We also have a Saturday group of volunteers who are mostly working professionals. There are businessmen, student volunteers, and even engineers.
Volunteers busy going back and forth from homes to the centre to perform pick-ups, drop-offs and servicing.
During alternate months, our volunteers also come together with their tools to help the elderly from Senior Activity Centres service their wheelchairs.
Q: What inspires your volunteers?
Some of our volunteers come to us because their loved ones needed mobility aid servicing in the past. For our other volunteers, they share that it is a great way to keep their minds active.
While you are repairing a wheelchair, you actually need to process the steps in your mind. You have to dismantle and put it back in sequence, and remember all the small steps you took in between!
Filing nails in the workshop.
nd, if the parts are missing, you need to find new or alternate parts or even a more creative solution to fix the problem!
It’s also the fact that you sometimes have to apply various skills to fix one wheelchair. For example, how to replace tyres or sew new seats using sewing machines.
Some of the ladies sewing and cutting cloth to use as rags for cleaning.
Q: Why pick-up the skill of maintaining and servicing wheelchairs?
Kelvin: My most rewarding moment was when I spent four straight hours to dismantle, clean and assemble a wheelchair all by myself! Even though the wheelchair was very dirty and rusty, I was very happy!
Kelvin Chan, Senior Manager of MASTC, telling us their story behind the centre.
Learning the art of mobility aid servicing can take as short as a few hours if you have some technical or engineering knowledge. But mastering the art takes time…
We also find that volunteers who come with an open mind-set, actually pick-up the skill much quicker. Many of our volunteers, like our “Ladies Team”, have no prior knowledge of how to fix wheelchairs. But they can now fix wheelchairs on their own! We use only simple hand tools and it is not too difficult to learn.
With a willing heart, open mind and able hands, there are useful skills to learn here.
One inspiring fact is that one of our volunteers actually has mild Parkinsons and has been volunteering with us for two months now!
Q: What is the best way to help?
Kelvin: Besides volunteering, one can also help through donations. We channel them into buying spare parts for repairing and servicing wheelchairs. All the parts, like the tyres and tools which you see in our workshop, are bought in bulk.
Tools hanging around the workshop.
The money is also used for different operation costs like the transportation of mobility devices from our client’s house. For example the transportation of an electrical bed, which is quite large, needs to be outsourced.
There are also costs like rent and electricity which really add up, we do not receive government funding, yet there’s a lot more to be done.
How to Give Back to the Physically Challenged, Starting 27 May
Through technology and interactive workshops, Frasers Centrepoint Malls aims to raise public awareness about the mobility challenges and frustrations the less fortunate such as the elderly and disabled face on a daily basis. The initiative also seeks to empower commuters and shoppers to give back by booking a ride through Grab for a good cause or learning the art of wheelchair refurbishment.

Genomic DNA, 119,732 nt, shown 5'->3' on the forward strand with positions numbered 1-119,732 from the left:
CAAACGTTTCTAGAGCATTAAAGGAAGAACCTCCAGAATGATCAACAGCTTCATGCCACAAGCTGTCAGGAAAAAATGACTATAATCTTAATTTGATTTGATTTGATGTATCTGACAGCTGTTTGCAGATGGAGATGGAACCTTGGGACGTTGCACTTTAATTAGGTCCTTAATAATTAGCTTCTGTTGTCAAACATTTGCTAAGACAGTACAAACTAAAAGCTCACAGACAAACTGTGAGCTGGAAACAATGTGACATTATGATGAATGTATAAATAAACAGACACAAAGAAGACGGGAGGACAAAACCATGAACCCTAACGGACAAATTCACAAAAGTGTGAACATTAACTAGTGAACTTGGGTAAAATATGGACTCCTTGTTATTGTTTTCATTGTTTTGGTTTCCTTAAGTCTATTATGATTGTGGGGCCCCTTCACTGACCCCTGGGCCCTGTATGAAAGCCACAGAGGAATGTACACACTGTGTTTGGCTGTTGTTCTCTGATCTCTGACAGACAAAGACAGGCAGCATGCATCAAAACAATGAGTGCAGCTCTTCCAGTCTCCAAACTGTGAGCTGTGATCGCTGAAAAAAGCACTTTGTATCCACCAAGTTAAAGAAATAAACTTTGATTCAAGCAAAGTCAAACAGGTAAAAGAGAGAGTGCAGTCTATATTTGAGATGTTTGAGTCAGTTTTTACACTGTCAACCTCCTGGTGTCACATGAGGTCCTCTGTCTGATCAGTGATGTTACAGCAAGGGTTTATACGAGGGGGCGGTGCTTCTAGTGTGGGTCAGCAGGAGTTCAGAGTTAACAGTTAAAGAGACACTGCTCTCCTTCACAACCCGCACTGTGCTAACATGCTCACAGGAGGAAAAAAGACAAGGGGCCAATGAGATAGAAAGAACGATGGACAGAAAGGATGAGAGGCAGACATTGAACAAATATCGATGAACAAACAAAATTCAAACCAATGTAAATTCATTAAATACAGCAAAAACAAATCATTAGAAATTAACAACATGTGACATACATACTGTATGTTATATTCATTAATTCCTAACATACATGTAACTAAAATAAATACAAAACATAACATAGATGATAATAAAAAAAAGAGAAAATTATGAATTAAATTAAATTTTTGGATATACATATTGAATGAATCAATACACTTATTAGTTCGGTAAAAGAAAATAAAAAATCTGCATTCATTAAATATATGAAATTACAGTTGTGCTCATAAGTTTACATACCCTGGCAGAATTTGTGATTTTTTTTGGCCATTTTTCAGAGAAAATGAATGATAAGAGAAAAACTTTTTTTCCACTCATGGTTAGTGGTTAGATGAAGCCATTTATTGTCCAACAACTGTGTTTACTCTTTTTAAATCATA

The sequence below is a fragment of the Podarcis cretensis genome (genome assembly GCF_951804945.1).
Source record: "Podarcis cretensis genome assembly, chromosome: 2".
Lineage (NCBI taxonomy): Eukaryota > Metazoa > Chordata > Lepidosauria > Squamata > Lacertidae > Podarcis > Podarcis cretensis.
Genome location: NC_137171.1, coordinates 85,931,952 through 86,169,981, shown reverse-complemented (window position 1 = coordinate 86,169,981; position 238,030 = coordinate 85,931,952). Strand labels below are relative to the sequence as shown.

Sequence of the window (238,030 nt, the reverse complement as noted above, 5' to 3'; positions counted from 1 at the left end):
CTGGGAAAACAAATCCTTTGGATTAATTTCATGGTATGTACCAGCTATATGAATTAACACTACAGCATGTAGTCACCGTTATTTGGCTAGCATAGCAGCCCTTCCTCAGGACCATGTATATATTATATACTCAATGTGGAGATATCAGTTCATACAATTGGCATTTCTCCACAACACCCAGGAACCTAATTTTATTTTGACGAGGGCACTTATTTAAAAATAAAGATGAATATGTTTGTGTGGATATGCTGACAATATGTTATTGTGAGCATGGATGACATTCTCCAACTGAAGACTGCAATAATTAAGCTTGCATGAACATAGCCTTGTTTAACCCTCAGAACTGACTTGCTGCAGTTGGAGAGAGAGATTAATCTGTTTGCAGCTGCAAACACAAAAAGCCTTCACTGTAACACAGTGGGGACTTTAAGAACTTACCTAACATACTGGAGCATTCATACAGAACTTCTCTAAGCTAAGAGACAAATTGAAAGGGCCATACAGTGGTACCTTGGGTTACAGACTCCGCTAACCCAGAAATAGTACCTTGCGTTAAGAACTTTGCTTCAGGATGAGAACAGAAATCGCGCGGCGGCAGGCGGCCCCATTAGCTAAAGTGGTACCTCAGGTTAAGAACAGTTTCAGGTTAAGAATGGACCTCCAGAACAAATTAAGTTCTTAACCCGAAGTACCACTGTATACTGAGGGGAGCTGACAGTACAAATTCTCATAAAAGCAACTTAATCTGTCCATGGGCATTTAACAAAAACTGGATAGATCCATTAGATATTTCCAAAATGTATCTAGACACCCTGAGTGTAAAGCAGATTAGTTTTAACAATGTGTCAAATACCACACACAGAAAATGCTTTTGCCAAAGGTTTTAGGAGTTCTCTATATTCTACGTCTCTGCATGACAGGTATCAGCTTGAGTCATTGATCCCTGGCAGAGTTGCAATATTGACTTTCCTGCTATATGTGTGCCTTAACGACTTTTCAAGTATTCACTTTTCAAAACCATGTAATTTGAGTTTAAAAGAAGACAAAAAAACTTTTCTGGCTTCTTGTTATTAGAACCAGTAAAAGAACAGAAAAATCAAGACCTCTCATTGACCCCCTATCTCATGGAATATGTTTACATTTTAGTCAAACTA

Grab a Goodwill Ride to Frasers
Starting 27 May, commuters across the island can do their part for the physically challenged by booking a ride through Grab to any of the 12 malls under Frasers Centrepoint Malls using the promo code “FrasersGoodwill”. Commuters will enjoy $2 off their fare. In return for their support, Frasers Centrepoint Malls will donate the total value of all supported rides to beneficiaries of MASTC and the Society for the Physically Disabled (SPD).
Making Old Wheels New Again
In an effort to build a more inclusive and well-equipped community, shoppers can pick up the art of mobility aids repair and maintenance at training sessions conducted by MASTC. The training sessions are part of the effort to raise awareness about the plight of the less fortunate who are unable to purchase new mobility devices.
MASTC will be holding roadshows at Waterway Point (27 May), Causeway Point (11 June), and YewTee Point (18 June) to inspire the public to volunteer, acquire used or unwanted mobility aids, and train caregivers in maintaining wheelchairs for their loved ones. Each trainee will also receive a tool kit to bring home.
In addition, shoppers can show their support during the charity round of the “$300,000 Word Dash” launch at Waterway Point on 27 May, where beneficiaries of SPD and representatives from MASTC take on a word puzzle challenge. The total amount raised during the charity rounds will be matched dollar for dollar by Frasers Centrepoint Malls and donated to the beneficiaries.
While the donations distributed to MASTC will be used for a variety of operational costs such as the purchase of tools and spare parts, as well as for transportation and rental, donations distributed to SPD will be channeled into the purchasing of new wheelchairs for their beneficiaries. SPD focuses on helping people with disabilities maximise their potential and integrating them into mainstream society. SPD serves more than 5,000 people with physical, sensory and learning disabilities, helping them become self-reliant and independent.
More details about the campaign and activities can be found at www.FrasersCentrepointMalls.com.